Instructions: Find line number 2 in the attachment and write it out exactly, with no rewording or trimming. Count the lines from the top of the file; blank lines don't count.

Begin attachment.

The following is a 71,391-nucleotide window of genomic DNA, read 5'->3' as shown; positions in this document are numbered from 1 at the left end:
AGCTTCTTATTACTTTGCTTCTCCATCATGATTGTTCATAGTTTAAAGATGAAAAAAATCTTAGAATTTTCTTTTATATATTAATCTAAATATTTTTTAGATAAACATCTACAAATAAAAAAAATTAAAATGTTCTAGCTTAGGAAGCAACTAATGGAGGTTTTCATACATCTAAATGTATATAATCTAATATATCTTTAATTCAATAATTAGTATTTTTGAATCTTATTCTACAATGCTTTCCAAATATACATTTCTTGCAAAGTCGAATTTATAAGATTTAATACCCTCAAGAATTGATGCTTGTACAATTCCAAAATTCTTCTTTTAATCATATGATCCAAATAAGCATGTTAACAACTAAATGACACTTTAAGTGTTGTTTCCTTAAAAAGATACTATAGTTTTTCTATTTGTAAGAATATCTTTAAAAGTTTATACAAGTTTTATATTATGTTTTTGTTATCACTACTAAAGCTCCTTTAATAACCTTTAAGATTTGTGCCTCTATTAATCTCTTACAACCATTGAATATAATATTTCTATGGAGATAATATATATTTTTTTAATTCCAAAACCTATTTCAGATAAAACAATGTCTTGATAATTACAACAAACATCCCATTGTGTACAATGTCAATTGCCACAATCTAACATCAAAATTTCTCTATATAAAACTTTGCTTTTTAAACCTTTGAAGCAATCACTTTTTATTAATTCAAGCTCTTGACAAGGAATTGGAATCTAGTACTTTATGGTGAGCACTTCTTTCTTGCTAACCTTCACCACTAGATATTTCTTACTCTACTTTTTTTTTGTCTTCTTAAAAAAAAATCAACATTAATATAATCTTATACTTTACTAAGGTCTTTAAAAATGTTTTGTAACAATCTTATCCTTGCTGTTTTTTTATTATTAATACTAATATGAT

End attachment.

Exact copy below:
AGCTTCTTATTACTTTGCTTCTCCATCATGATTGTTCATAGTTTAAAGATGAAAAAAATCTTAGAATTTTCTTTTATATATTAATCTAAATATTTTTTAGATAAACATCTACAAATAAAAAAAATTAAAATGTTCTAGCTTAGGAAGCAACTAATGGAGGTTTTCATACATCTAAATGTATATAATCTAATATATCTTTAATTCAATAATTAGTATTTTTGAATCTTATTCTACAATGCTTTCCAAATATACATTTCTTGCAAAGTCGAATTTATAAGATTTAATACCCTCAAGAATTGATGCTTGTACAATTCCAAAATTCTTCTTTTAATCATATGATCCAAATAAGCATGTTAACAACTAAATGACACTTTAAGTGTTGTTTCCTTAAAAAGATACTATAGTTTTTCTATTTGTAAGAATATCTTTAAAAGTTTATACAAGTTTTATATTATGTTTTTGTTATCACTACTAAAGCTCCTTTAATAACCTTTAAGATTTGTGCCTCTATTAATCTCTTACAACCATTGAATATAATATTTCTATGGAGATAATATATATTTTTTTAATTCCAAAACCTATTTCAGATAAAACAATGTCTTGATAATTACAACAAACATCCCATTGTGTACAATGTCAATTGCCACAATCTAACATCAAAATTTCTCTATATAAAACTTTGCTTTTTAAACCTTTGAAGCAATCACTTTTTATTAATTCAAGCTCTTGACAAGGAATTGGAATCTAGTACTTTATGGTGAGCACTTCTTTCTTGCTAACCTTCACCACTAGATATTTCTTACTCTACTTTTTTTTTGTCTTCTTAAAAAAAAATCAACATTAATATAATCTTATACTTTACTAAGGTCTTTAAAAATGTTTTGTAACAATCTTATCCTTGCTGTTTTTTTATTATTAATACTAATATGAT